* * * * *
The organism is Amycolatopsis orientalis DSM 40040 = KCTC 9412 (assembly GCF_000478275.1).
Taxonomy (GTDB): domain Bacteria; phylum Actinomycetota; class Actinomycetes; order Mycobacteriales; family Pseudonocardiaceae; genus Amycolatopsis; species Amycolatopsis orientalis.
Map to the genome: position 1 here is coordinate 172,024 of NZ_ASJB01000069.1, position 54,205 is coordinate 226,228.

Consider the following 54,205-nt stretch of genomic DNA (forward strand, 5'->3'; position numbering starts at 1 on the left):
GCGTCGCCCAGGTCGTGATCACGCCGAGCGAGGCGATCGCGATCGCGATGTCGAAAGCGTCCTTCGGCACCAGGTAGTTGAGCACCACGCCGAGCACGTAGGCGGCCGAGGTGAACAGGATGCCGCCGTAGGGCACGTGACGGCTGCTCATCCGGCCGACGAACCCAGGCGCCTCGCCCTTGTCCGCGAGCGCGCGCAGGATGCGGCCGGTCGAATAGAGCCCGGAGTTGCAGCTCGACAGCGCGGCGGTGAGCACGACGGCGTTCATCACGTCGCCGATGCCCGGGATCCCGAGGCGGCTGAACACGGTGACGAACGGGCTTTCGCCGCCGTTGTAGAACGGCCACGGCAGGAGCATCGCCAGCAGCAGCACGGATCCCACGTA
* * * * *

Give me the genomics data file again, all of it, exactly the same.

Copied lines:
The organism is Amycolatopsis orientalis DSM 40040 = KCTC 9412 (assembly GCF_000478275.1).
Taxonomy (GTDB): domain Bacteria; phylum Actinomycetota; class Actinomycetes; order Mycobacteriales; family Pseudonocardiaceae; genus Amycolatopsis; species Amycolatopsis orientalis.
Map to the genome: position 1 here is coordinate 172,024 of NZ_ASJB01000069.1, position 54,205 is coordinate 226,228.

Consider the following 54,205-nt stretch of genomic DNA (forward strand, 5'->3'; position numbering starts at 1 on the left):
GCGTCGCCCAGGTCGTGATCACGCCGAGCGAGGCGATCGCGATCGCGATGTCGAAAGCGTCCTTCGGCACCAGGTAGTTGAGCACCACGCCGAGCACGTAGGCGGCCGAGGTGAACAGGATGCCGCCGTAGGGCACGTGACGGCTGCTCATCCGGCCGACGAACCCAGGCGCCTCGCCCTTGTCCGCGAGCGCGCGCAGGATGCGGCCGGTCGAATAGAGCCCGGAGTTGCAGCTCGACAGCGCGGCGGTGAGCACGACGGCGTTCATCACGTCGCCGATGCCCGGGATCCCGAGGCGGCTGAACACGGTGACGAACGGGCTTTCGCCGCCGTTGTAGAACGGCCACGGCAGGAGCATCGCCAGCAGCAGCACGGATCCCACGTA